Sex ed needs to start earlier and it needs to include queer people

Condom on banana against color background. Safe sex concept
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Over the weekend, I was reminiscing with friends about our teen years over Zoom, generous pours of Cabernet in hand, when the subject of our sex ed class came up. In late ‘90s suburban Maryland, my official bout with sexual education was a single semester in high school. It was called “health class.” Since I spent the formative years of my life at a Catholic grade school, the priests who taught the boys about sex just told us not to have it. At least until we married a woman. Spoiler alert: I’m super gay.

Regardless of the distinct lack of early sex education in my life, my high school class didn’t really help out a gay teen like me, either. The focus was mainly on reproduction, anatomy, and STDs, the last of which our teacher focused on in great photographic detail in hopes of dissuading our raging hormones from giving in to their instincts. The class didn’t focus at all on LGBTQ+ issues, relegating us to a single sentence or two about “other lifestyles.”

As you can imagine, this led to a lot of trial and error in my sexual life, an area where as little error as possible is perhaps the goal. Ultimately, there was quite a lot of error. That’s why inclusive sexual education needs to A. actually exist and B. start early. Certainly earlier than junior year of high school.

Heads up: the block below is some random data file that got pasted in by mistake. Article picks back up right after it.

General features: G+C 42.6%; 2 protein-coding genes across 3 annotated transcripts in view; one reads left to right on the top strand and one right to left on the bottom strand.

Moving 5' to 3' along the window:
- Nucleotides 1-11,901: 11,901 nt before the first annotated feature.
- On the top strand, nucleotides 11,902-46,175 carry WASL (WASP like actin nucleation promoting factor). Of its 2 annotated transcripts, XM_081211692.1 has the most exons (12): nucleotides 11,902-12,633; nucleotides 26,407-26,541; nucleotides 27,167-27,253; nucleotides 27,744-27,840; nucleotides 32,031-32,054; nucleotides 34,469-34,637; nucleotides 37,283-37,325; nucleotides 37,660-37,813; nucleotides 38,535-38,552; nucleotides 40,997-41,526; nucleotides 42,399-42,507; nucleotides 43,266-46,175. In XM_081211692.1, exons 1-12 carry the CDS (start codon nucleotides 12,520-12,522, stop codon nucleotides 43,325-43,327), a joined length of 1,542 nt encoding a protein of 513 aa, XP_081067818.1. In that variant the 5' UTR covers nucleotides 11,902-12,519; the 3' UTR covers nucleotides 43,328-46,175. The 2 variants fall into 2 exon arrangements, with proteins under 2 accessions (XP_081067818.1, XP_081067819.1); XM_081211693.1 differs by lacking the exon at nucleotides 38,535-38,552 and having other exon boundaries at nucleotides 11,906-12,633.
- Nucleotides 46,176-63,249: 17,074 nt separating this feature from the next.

A recent study published in the Journal of Sex Research, examining consensual sex behaviors found that young gay men of color — Black and Latino youth in particular — have their first sexual experiences at a younger age. The researchers also found that same-sex sexual encounters first happen, on average, at 14.5 years old, with Latinx and Black non-Latinx participants reporting a younger age for their first time performing oral sex or engaging in anal sex, compared to their peers.

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This tracks with me, a Black gay youth who also lost his virginity before he could drive. The study, done by the Rutgers School of Public Health's Center for Health, Identity, Behavior and Prevention Studies also found that 19 percent of study participants had their first sexual experience before the age of 13. That’s way earlier than my own (already pretty early) experience, and it illustrates a need for more inclusive sex education.

Historically, the U.S. (and most other countries, to be fair) hasn’t been great with teaching even the broad strokes of sexual education. If you’re like me, your teachers probably left out important facets of a healthy knowledge of intimate relationships like maintaining a healthy body image and understanding and exercising consent. These are issues that apply to every human being, period. So, when it comes to the unique concerns of LGBTQ+ health, even when it doesn’t concern intercourse — like non-binary and trans gender identity, for instance — schools around the country have fallen (and continue to fall) tragically short. This is why, when it comes to the particulars of sex in queer communites, people such as myself are often vastly unprepared for that world and all that comes with it.